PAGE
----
Transforming IT Modernization – The New O&M

Government agencies need modern Information Technology (IT) systems and infrastructure to deliver innovative, secure, and cost-effective mission and business outcomes. Unfortunately, emphasizing modernization using only a small portion of the IT budget artificially restricts governments’ ability to digitally transform. Harnessing Operations and Maintenance (O&M) budgets to deliver Optimization and Modernization (the New O&M) can yield game-changing results for government organizations. In fact, a full-court modernization press is vital to accelerating the digital transformation of our governments and their ability to continuously deliver innovative capabilities and services in our new software-defined world.

Traditional modernization approach

IT Spend

The traditional approach for modernizing government IT systems and infrastructure is to allocate funding for Development, Modernization, and Enhancement (DME) within the federal agency budget cycle. The Office of Management and Budget, within the Executive Office of the President, directs agencies to break down IT investment costs into two categories: O&M and DME. O&M (also known as steady-state) costs refer to the expenses required to operate and maintain an IT asset in a production environment. DME costs refer to those project and activity expenses that lead to new IT assets/systems or modify existing IT assets to substantively improve capability or performance. DME spending has been the customary measure of Agency efforts to modernize legacy technology (usually via Capital Expenditures (CapEx)).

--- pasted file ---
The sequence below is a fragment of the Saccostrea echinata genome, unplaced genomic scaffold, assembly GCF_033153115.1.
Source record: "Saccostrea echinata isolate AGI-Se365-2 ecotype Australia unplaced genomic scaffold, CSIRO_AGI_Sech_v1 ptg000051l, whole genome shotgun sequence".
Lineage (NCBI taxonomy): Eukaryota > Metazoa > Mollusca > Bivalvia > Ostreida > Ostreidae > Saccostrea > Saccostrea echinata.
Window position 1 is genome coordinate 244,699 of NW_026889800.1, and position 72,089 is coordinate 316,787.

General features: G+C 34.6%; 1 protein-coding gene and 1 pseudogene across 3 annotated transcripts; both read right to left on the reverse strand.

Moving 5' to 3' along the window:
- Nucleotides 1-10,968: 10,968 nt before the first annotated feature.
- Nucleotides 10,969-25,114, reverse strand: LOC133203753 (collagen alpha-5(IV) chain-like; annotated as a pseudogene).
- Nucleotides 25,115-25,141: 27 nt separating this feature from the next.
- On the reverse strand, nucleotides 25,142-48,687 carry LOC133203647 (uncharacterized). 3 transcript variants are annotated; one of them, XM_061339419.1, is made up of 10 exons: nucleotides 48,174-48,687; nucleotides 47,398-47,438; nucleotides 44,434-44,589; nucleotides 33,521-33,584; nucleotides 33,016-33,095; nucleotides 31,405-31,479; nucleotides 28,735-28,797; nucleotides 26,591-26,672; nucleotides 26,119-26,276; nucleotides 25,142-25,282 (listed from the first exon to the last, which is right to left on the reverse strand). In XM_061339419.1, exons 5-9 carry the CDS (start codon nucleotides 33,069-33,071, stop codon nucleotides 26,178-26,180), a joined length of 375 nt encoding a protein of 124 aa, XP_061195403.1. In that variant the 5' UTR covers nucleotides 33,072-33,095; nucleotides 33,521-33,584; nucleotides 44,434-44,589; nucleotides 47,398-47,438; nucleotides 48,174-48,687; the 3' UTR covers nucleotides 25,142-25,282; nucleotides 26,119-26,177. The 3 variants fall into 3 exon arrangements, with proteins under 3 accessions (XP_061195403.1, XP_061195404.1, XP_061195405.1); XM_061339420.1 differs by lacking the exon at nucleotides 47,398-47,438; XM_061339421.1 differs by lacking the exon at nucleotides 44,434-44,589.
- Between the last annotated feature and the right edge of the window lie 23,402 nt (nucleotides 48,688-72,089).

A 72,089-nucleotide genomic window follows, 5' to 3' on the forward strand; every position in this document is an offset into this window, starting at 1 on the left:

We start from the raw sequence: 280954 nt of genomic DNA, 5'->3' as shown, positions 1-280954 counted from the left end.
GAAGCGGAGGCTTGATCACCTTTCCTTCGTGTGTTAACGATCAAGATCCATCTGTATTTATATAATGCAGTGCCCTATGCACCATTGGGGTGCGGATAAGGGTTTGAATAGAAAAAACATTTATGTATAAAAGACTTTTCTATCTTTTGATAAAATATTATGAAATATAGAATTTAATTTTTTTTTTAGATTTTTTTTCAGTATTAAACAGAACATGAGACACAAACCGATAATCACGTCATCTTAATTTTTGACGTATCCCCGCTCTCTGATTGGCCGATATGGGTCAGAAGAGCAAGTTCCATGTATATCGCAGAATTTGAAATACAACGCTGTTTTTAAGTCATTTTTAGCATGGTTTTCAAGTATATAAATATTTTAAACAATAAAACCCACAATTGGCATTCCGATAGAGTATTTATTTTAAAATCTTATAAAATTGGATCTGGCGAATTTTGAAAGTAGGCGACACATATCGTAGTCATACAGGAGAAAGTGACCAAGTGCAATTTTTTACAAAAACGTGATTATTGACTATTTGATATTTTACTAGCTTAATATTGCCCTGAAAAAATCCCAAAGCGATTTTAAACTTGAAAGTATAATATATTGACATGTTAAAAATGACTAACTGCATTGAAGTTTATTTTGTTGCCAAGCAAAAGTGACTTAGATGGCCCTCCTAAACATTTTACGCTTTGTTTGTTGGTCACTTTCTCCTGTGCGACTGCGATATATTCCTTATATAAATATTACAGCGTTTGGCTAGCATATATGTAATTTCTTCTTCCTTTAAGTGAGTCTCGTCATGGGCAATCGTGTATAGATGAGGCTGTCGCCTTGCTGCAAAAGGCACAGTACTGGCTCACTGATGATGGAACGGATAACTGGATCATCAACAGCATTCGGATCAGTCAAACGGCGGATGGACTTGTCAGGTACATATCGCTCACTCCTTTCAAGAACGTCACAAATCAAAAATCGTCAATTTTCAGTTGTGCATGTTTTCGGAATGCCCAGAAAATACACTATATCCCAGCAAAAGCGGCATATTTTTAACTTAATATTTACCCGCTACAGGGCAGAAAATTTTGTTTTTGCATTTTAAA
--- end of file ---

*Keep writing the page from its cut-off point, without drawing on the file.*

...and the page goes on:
In 2010, Federal government IT spending on DME was $25.7B or 32% of total Federal IT spending, while spending on O&M activities was $55B. This budget year (FY23), Federal DME spending has declined to $16.9B and represents only 21% of Federal IT spending, while O&M spending is now at $64.5B. DME and O&M spending has been at these percentages over the past several years. Most significantly, as it relates to traditional modernization, overall annual DME spend has declined by $8.8B, more than 34%, since 2010.

Optimization & Modernization must become the New O&M

There needs to be more than this traditional DME approach to modernizing our critical IT systems and infrastructures if we are to deliver the enabling capabilities required for future government agency mission and business success. Modernized, intelligent IT infrastructure telemetry provides the visibility and supporting analytics that are so essential to enabling dynamic and effective networking and infrastructure automation and orchestration. This dynamic infrastructure, enabled by advanced AI/ML algorithms (trained on massive, relevant data sets), is critical to delivering optimal customer experience, enhancing employee productivity, and ensuring enterprise security.